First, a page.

In the last six years, I had worked with almost 90 insurance players which cumulatively account for more than 80% of the current global insurance IoT policies, and I have discussed the topic in more than 80 conferences. Well, based on this experience, I would claim that the potential of this technology has been largely misunderstood. The common sentences you can hear at conferences about insurance IoT can be defined as “fake news”…we can affirm we are in the age of post-truth even in the insurance sector.
What are the hurdles that the industry needs to overcome to fully embrace IoT?
The key challenges are to go beyond the “fake news” and not to fall in love with a shining device. The strategy has to come first.
The ecosystem is shifting. How do you feel the dynamic will shift over the next 2 years? 5 years?
As of today, large part of the IoT volumes – both on auto and on the other business lines – is on personal lines (on health and life also on employee benefits). Each of these IoT insurance products which have scaled-up is a closed system or an ecosystem with a clear orchestrator, and this orchestrator is the insurer. These insurance IoT products are sold through the insurers’ distribution channels and are bundles between insurance coverages and IoT based services.
In the next few years, I’m not expecting to see a material shift of the IoT insurance volumes to data exchanges, open platforms or other ecosystems not driven by insurers. These approaches are fascinating and will be in someway part of our future, but we are pretty far from seeing them lead the pack. Maybe, these approaches can fit more with commercial lines rather than personal lines.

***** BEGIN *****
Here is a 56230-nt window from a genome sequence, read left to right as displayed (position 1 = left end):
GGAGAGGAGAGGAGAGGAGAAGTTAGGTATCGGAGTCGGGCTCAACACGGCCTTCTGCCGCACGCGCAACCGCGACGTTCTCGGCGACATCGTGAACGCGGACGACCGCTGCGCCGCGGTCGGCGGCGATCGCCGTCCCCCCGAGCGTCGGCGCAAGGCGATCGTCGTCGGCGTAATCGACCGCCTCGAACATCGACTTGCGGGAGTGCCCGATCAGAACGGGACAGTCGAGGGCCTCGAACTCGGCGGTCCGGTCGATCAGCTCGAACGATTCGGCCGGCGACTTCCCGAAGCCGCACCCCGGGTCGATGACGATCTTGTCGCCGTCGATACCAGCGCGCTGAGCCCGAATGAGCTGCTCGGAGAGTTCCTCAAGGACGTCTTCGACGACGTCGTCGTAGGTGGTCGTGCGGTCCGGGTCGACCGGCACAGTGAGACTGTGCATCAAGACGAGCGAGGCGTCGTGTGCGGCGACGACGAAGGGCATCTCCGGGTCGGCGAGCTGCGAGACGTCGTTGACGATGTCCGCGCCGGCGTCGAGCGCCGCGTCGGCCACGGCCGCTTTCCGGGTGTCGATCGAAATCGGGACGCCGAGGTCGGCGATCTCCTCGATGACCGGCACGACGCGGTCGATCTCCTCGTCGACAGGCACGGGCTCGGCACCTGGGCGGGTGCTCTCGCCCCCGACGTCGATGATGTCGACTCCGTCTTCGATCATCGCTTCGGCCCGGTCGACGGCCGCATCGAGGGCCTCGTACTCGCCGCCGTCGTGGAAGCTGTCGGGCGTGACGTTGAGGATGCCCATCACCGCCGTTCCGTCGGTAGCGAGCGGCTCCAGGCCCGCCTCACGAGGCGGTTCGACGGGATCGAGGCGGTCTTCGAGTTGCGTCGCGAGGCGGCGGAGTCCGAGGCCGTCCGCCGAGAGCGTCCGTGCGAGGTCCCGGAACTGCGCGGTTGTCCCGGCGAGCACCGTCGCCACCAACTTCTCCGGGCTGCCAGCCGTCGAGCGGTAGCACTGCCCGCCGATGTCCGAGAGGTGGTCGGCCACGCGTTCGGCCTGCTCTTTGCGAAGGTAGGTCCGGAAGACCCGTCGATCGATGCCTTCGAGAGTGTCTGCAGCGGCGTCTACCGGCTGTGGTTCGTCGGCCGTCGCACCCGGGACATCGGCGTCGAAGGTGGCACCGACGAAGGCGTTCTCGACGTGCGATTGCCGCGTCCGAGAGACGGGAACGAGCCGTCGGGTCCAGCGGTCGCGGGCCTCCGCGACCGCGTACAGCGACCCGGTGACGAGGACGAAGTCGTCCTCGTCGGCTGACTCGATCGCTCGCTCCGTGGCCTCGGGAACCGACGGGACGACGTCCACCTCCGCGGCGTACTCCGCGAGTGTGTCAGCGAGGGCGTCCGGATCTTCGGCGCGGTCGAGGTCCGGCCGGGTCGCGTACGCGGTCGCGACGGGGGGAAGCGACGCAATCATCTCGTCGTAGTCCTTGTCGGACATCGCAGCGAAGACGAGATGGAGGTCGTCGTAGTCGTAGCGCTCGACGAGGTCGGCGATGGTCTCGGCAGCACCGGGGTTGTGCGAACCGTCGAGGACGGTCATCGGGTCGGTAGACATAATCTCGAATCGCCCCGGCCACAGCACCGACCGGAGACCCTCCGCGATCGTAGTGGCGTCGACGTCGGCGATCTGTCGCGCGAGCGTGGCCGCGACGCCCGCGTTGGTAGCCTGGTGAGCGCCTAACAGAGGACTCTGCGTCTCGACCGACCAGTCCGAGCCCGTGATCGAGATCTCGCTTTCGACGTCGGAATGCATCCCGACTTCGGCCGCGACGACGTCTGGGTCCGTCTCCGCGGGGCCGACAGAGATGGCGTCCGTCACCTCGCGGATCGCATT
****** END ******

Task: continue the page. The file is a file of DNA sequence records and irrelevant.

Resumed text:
If you were to offer 3 key takeaways to insurance companies investigating the use of IoT what would they be?
First, to define the strategic goals you would like to achieve using IoT and consider all the involved stakeholders from customers to distributors, to the different internal functions.
Second, maximize the value creation on the insurance value chain. When you identify what IoT data is necessary to achieve your strategic goals, you have to map all the opportunities to use thix data along the insurance value chain. IoT has a cost and you have to find the way to activate all the value creation opportunities. The more value creation use-cases you can activate on the same data the higher the ROI of your insurance IoT approach. IoT is about value sharing, so you need to build a value equation able to allocate to each of the stakeholders a part of the value in order to satisfy them.
Third, start with a focus on the customer segment where the value equation is most robust. A systematic measure of the results will allow to activate a constant improvement and to extend the program progressively to other segments, because IoT insurance is a journey.
You can learn more about IoT for Insurance with Matteo in the InsurTech Evolution conference, taking place at FinTech Connect, December 5, ExCeL London. Sign up for Fintech Connect conference tickets here Use the code FT15 to get 15% off tickets.